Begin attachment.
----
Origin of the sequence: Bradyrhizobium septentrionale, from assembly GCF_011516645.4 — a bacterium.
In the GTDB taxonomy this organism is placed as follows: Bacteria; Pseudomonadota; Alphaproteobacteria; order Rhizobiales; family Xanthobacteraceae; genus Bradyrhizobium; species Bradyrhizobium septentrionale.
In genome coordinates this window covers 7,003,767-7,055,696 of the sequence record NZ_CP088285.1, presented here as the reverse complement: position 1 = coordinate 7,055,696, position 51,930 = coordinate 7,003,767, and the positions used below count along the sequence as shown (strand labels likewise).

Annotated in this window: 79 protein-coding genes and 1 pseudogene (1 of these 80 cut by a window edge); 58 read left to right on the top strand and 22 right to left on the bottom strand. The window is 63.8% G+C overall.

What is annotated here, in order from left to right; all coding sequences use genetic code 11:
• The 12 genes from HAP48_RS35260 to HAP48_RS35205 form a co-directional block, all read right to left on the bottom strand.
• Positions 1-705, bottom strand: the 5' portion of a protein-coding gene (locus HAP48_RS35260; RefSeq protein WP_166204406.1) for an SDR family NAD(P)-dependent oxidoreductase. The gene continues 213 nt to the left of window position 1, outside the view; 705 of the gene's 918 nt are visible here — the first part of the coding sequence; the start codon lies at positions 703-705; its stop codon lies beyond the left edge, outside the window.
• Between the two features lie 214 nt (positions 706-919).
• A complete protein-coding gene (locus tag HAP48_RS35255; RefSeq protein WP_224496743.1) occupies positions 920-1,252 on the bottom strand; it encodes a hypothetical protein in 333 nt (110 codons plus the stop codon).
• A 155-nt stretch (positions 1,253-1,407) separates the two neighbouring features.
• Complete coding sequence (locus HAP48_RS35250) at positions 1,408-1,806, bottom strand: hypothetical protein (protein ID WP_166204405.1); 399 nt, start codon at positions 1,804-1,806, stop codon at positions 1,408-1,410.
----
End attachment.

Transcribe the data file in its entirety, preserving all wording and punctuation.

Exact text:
Origin of the sequence: Bradyrhizobium septentrionale, from assembly GCF_011516645.4 — a bacterium.
In the GTDB taxonomy this organism is placed as follows: Bacteria; Pseudomonadota; Alphaproteobacteria; order Rhizobiales; family Xanthobacteraceae; genus Bradyrhizobium; species Bradyrhizobium septentrionale.
In genome coordinates this window covers 7,003,767-7,055,696 of the sequence record NZ_CP088285.1, presented here as the reverse complement: position 1 = coordinate 7,055,696, position 51,930 = coordinate 7,003,767, and the positions used below count along the sequence as shown (strand labels likewise).

Annotated in this window: 79 protein-coding genes and 1 pseudogene (1 of these 80 cut by a window edge); 58 read left to right on the top strand and 22 right to left on the bottom strand. The window is 63.8% G+C overall.

What is annotated here, in order from left to right; all coding sequences use genetic code 11:
• The 12 genes from HAP48_RS35260 to HAP48_RS35205 form a co-directional block, all read right to left on the bottom strand.
• Positions 1-705, bottom strand: the 5' portion of a protein-coding gene (locus HAP48_RS35260; RefSeq protein WP_166204406.1) for an SDR family NAD(P)-dependent oxidoreductase. The gene continues 213 nt to the left of window position 1, outside the view; 705 of the gene's 918 nt are visible here — the first part of the coding sequence; the start codon lies at positions 703-705; its stop codon lies beyond the left edge, outside the window.
• Between the two features lie 214 nt (positions 706-919).
• A complete protein-coding gene (locus tag HAP48_RS35255; RefSeq protein WP_224496743.1) occupies positions 920-1,252 on the bottom strand; it encodes a hypothetical protein in 333 nt (110 codons plus the stop codon).
• A 155-nt stretch (positions 1,253-1,407) separates the two neighbouring features.
• Complete coding sequence (locus HAP48_RS35250) at positions 1,408-1,806, bottom strand: hypothetical protein (protein ID WP_166204405.1); 399 nt, start codon at positions 1,804-1,806, stop codon at positions 1,408-1,410.